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  • Writer's pictureMathias Choo

Splicing Stories: Top 3 Books Every Video Editor Should Read

The journey of a video editor is one of constant learning. Beyond the practical experience and online tutorials, books remain a cornerstone for deepening one’s understanding of this art form. They unravel the deeper concepts and methodologies that shape our visual narratives.

Here are three essential reads, each offering valuable insights into the craft of video editing.

1. "In the Blink of an Eye" by Walter Murch

The iconic cover of Walter Murch's 'In the Blink of an Eye', a thought-provoking exploration of film editing.

Walter Murch, in his influential book, discusses the concept of the emotional cut over the purely visual. He posits that editors must cut not based on the image alone but where the emotional beat dictates. This book also introduces the idea of the 'Rule of Six,' a hierarchy of editing priorities that places emotion and story at the top.

Key Points:

  • The importance of emotion in editing decisions.

  • The 'Rule of Six' and its application in editing sequences.

  • The relationship between human blink and a cut's timing.

2. "Cutting Rhythms: Shaping the Film Edit" by Karen Pearlman

A page spread of Karen Pearlman's 'Cutting Rhythms', shedding light on the rhythmic intuition behind film editing.

Karen Pearlman's 'Cutting Rhythms' dives into how editors can shape the rhythm of a film. The book elucidates on different types of rhythms and how they influence the audience's engagement with the story. It’s a guide to understanding the pacing of scenes and the energy they convey.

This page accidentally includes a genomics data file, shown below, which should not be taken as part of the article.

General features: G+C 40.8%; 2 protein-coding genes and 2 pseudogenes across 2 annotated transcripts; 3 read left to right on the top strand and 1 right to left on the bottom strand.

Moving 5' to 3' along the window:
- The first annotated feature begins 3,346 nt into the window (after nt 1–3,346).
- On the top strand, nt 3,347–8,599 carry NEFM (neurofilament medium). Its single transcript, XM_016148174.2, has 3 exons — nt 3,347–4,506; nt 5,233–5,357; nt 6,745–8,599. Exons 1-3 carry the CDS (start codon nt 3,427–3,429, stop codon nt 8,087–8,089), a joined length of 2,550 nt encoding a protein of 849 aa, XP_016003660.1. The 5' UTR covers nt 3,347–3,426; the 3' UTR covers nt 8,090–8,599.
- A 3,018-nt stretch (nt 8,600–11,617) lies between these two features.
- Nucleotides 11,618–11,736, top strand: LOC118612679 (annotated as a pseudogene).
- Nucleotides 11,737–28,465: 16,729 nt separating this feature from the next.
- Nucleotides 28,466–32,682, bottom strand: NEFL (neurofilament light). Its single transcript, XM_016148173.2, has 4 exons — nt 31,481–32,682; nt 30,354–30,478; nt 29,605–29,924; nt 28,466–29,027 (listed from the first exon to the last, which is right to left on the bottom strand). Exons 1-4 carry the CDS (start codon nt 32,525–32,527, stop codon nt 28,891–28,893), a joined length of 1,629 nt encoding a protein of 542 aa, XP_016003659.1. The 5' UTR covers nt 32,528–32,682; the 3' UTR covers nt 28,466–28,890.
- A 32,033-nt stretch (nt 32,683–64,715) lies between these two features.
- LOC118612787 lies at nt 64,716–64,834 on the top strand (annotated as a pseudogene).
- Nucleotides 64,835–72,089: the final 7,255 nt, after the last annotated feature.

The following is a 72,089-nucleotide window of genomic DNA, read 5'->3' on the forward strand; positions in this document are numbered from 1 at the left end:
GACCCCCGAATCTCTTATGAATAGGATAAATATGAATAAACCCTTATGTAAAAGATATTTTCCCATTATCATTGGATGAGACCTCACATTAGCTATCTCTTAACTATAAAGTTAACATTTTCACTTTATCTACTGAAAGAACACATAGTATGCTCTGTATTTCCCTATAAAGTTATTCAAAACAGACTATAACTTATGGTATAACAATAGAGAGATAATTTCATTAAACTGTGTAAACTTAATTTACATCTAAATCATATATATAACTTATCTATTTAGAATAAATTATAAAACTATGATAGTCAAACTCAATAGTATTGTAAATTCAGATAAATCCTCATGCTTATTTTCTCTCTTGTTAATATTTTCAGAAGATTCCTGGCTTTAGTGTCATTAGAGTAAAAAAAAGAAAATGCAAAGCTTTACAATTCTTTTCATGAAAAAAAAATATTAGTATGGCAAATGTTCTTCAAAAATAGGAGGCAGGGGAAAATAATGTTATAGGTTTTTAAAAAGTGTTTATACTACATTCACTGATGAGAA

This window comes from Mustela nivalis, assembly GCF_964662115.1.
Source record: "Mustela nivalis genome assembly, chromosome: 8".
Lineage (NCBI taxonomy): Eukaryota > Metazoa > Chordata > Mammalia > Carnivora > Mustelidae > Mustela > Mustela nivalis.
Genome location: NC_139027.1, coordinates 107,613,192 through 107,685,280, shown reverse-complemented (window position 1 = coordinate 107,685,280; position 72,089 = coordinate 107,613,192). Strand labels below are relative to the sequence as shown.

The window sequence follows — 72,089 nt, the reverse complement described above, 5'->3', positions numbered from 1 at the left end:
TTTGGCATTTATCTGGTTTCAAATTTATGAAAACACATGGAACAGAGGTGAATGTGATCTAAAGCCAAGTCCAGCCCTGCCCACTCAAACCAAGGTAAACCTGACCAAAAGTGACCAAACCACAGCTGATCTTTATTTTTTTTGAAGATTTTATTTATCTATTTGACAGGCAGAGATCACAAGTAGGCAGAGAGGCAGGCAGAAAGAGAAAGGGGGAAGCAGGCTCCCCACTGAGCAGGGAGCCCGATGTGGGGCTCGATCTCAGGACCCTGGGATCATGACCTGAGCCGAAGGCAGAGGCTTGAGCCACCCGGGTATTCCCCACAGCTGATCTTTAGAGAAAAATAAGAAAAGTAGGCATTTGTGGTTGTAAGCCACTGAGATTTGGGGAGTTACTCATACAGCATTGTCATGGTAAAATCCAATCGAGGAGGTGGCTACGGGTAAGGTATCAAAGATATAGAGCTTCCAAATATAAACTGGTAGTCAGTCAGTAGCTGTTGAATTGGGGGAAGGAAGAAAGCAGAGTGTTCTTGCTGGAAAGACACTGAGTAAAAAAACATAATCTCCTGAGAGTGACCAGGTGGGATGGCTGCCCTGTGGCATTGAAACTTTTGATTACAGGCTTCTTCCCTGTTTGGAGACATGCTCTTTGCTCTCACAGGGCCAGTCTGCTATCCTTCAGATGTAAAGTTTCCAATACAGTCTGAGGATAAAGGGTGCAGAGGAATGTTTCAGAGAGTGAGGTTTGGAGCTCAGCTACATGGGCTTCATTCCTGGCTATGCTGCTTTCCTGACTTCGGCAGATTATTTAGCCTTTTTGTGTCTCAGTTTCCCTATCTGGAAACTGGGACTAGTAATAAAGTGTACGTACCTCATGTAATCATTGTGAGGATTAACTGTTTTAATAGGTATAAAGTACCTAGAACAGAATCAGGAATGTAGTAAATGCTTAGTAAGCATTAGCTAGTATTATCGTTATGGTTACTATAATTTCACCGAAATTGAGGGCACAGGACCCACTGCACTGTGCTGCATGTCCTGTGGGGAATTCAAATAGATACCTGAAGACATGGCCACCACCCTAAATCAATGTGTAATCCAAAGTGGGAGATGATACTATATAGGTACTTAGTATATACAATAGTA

Key Points:

  • The various types of rhythm in editing and their emotional impacts.

  • Techniques for creating and manipulating timing in a scene.

  • The role of pacing in viewer engagement and narrative flow.

3. "On Film Editing" by Edward Dmytryk

The cover of Edward Dmytryk's 'On Film Editing', an invaluable resource for film editing professionals.

Edward Dmytryk's 'On Film Editing' outlines the editor's role as a storyteller and the technical aspects of cutting film. He shares the 'rules of editing' that he developed during his career, emphasising clarity, simplicity, and the importance of the 'invisible cut'—making edits seamless and unnoticed by audiences.

Key Points:

  • Dmytryk's rules of editing for maintaining continuity and narrative clarity.

  • The concept of the 'invisible cut' for seamless storytelling.

  • Practical examples and exercises to refine editing skills.

These books are more than instructional; they are inspirational, each offering a unique perspective on how to approach the editing desk. They've been instrumental in refining my understanding of editing not just as a technical skill but as a storytelling tool.


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